Black Caucus hits racism in Maryland government

October 26, 1994|By Frank Langfitt | Frank Langfitt,Sun Staff Writer

The Maryland Legislative Black Caucus released a draft report yesterday calling racism a prevalent problem in state government and saying it had identified 138 "blatant" cases of employee discrimination.

The result of nine months of inquiries into hundreds of complaints, the report cites at least 10 examples in which the caucus says people were punished or denied promotions because of race or sex.

In the 40-page report, the caucus also criticized the under-representation of blacks and females in the state's management ranks. At the Mass Transit Administration, for instance, whites made up more than 85 percent of high-ranking officials and administrators as of last summer, the report says.

"While not realizing the full magnitude of the problems, our [suspicions] were confirmed that racist and discriminatory acts were consistently occurring throughout state government," a summary of the report states. The caucus, which includes 31 legislators, pledged yesterday to push in the General Assembly next year two bills that would protect employees from reprisals if they complained about racial discrimination. The legislators also called for Maryland's next governor to fight discrimination and criticized the current one for not making it a bigger priority.

"The governor has not acted vigorously in this area," said Sen. Decatur W. Trotter, a Prince George's Democrat.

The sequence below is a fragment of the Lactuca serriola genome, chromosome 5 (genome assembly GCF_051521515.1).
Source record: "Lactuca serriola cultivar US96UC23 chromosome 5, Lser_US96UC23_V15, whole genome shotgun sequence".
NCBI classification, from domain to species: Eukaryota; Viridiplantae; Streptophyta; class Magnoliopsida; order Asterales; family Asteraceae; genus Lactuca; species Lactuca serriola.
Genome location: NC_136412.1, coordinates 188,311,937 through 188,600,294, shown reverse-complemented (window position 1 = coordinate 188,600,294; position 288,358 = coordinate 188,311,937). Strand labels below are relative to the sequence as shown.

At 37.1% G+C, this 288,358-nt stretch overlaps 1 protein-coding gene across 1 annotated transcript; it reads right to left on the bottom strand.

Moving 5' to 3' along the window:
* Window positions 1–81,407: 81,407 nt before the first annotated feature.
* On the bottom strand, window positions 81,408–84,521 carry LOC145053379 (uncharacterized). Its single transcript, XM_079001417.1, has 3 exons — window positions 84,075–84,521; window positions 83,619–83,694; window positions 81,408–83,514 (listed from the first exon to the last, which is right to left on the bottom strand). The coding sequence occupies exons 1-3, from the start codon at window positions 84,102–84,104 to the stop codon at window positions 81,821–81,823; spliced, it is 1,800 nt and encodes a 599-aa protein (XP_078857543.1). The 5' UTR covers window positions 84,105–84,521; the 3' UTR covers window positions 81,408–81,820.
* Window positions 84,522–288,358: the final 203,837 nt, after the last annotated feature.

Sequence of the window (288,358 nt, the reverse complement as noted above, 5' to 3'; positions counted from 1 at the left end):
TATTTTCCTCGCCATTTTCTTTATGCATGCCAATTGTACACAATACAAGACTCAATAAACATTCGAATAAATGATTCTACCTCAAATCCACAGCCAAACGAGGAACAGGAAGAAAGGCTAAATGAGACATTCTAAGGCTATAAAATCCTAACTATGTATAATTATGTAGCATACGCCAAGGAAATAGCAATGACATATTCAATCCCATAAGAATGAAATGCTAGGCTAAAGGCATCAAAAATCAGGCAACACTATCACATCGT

Buddy Roogow, director of operations for the state's executive branch, disagreed. He pointed out that Gov. William Donald Schaefer is working to create a Division of Fair Employment Practices that he hopes will be a part of the next gubernatorial administration. The division would centralize enforcement of employment law and provide advice and training to state agencies.

"This governor has never varied from the course of condemning any discriminatory activity . . . and has strongly directed his department heads that this does not occur," Mr. Roogow said.

Noting that Maryland's government employs more than 60,000 people, Mr. Roogow said "there are probably some that certainly exhibit discriminatory behavior."

"We do our best to address that when we're aware of it through sensitivity training, cultural awareness training and, if necessary, disciplinary action, including dismissal."

The report puts a human face on discrimination. It tells the story of a boiler room engineer at the University of Baltimore who said he was passed over for promotion five times in favor of whites during 12 years. The man filed a formal complaint with the Maryland Commission on Human Relations in late April. Eight days later, he got the promotion, the report says.

An employee with the state Division of Correction told how a white officer who provided the wrong identification number for a prisoner received no punishment, while a black officer who did the same was suspended from work.

The report's committee chairman, Baltimore state Sen. Larry Young, said the draft was released before its completion so that outgoing caucus chairman, Del. John D. Jeffries, a Baltimore Democrat, could cite it as an accomplishment before he steps down Nov. 15. The caucus expects to release a final draft in June, 1995.

Mr. Young said the timing of the draft report's release was not political. The caucus members run in largely Democratic districts where the races were generally decided in the September primary.

The report grew out of a series of hearings that began in February when the caucus invited state employees to air their grievances. Mr. Young said the caucus has already heard 500 to 600 complaints and still has not held hearings on the Eastern Shore.

Caucus official Sharon B. Williams said the group weeded out about two-thirds of the cases because complainants failed to provide documentation. The caucus then investigated about 200 cases by interviewing people on both sides of the disputes and came up with the 138 examples.

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